By Olivia Hanks

Between 2013 and 2019, an era of ‘austerity’, most of us noticed a marked deterioration in the quality of our public spaces and infrastructure – existing roads and pavements not maintained, school buildings getting shabbier, public facilities closing. During that period, Norfolk County Council oversaw at least £725m of funded infrastructure projects. Incredibly, more than £650m of this was for building or widening roads.

This wildly disproportionate spending on roads is gross, wilful neglect of the people and places Norfolk’s councillors are elected to serve – especially when we know air pollution is a factor in 5% of deaths in the county. But this tarmac-mania is also, in part, a sheer lack of imagination; an unwillingness to consider that ‘infrastructure’ or ‘improvements’ might mean anything other than more roads.

We are living in a crucial moment, in Norwich, the UK and globally. We have seen ever more wealth captured by a tiny fraction of the population – the richest 1,000 people in the UK increased their wealth by £274bn from 2013-2018. News of climate disasters is all around us, and global carbon emissions continue to rise. And now we are confronted with a global pandemic and an unprecedented recession. If ever there were a moment to start doing things differently, this is it.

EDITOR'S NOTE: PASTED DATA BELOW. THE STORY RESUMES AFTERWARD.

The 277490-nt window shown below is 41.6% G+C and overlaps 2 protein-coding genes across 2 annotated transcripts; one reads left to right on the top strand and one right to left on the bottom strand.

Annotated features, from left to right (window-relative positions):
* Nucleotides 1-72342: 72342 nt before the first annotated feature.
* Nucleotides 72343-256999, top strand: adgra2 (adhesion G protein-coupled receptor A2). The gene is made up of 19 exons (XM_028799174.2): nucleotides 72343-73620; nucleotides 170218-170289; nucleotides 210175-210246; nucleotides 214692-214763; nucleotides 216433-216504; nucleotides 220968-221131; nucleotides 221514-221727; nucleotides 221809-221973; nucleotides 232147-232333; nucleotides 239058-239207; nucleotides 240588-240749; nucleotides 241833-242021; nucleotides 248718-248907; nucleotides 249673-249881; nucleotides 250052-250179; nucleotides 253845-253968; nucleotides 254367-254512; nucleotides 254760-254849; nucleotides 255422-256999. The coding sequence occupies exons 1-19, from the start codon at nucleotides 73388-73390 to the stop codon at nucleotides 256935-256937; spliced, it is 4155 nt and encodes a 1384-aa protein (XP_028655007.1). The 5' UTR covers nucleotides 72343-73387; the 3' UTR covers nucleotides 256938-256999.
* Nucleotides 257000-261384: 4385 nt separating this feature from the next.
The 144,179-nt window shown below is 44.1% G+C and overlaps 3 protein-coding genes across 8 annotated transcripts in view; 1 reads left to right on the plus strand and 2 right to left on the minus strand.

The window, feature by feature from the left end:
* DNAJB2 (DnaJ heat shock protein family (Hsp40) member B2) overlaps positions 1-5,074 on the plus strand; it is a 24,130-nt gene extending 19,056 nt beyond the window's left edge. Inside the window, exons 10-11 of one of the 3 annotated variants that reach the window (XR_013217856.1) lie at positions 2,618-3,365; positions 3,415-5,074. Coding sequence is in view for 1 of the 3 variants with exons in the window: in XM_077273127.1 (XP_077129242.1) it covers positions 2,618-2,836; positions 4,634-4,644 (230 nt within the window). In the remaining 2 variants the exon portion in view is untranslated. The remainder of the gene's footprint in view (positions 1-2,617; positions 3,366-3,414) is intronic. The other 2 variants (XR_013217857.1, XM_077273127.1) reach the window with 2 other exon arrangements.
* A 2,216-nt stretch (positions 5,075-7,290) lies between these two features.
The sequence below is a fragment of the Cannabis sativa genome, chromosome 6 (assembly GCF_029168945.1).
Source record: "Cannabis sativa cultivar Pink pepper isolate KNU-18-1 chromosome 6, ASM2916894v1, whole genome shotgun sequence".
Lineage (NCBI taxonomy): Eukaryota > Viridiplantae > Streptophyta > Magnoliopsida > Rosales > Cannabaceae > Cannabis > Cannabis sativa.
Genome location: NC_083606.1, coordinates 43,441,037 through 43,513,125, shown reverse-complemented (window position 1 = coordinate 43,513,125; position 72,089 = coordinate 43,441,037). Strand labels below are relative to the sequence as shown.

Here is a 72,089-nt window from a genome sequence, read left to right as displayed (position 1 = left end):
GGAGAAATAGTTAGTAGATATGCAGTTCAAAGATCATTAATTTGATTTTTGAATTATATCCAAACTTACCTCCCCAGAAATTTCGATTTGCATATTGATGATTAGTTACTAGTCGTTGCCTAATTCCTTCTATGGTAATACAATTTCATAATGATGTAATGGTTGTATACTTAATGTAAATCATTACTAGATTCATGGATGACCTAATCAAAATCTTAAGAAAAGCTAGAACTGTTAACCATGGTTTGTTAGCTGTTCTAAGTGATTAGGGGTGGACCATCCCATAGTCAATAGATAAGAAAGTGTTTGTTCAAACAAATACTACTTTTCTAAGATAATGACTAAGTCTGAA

Yet the UK government continues with the pretence that we can all hurry back to ‘normal’, and there’s no sign that it is facing any challenge from Norfolk County Council. The next ten years of planned infrastructure spending includes £277.5m on roads and £54.4m on everything else: one new school, one railway station, utilities upgrades, and ‘sustainable projects’. Back in June, when Liberal Democrat councillors asked the council Cabinet about its plans for post-Covid economic recovery across Norfolk’s districts, the leadership had essentially nothing to say.